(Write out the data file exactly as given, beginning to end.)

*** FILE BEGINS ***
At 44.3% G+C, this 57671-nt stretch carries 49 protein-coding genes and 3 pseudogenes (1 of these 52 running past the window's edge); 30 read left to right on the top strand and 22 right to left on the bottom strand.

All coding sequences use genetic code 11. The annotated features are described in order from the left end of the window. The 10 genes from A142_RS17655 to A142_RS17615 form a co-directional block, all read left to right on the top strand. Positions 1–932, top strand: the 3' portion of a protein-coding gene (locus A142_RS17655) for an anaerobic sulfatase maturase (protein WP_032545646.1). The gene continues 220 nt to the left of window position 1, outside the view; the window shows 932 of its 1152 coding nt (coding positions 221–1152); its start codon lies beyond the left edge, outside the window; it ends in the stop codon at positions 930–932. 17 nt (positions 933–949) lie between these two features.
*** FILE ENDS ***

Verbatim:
At 44.3% G+C, this 57671-nt stretch carries 49 protein-coding genes and 3 pseudogenes (1 of these 52 running past the window's edge); 30 read left to right on the top strand and 22 right to left on the bottom strand.

All coding sequences use genetic code 11. The annotated features are described in order from the left end of the window. The 10 genes from A142_RS17655 to A142_RS17615 form a co-directional block, all read left to right on the top strand. Positions 1–932, top strand: the 3' portion of a protein-coding gene (locus A142_RS17655) for an anaerobic sulfatase maturase (protein WP_032545646.1). The gene continues 220 nt to the left of window position 1, outside the view; the window shows 932 of its 1152 coding nt (coding positions 221–1152); its start codon lies beyond the left edge, outside the window; it ends in the stop codon at positions 930–932. 17 nt (positions 933–949) lie between these two features.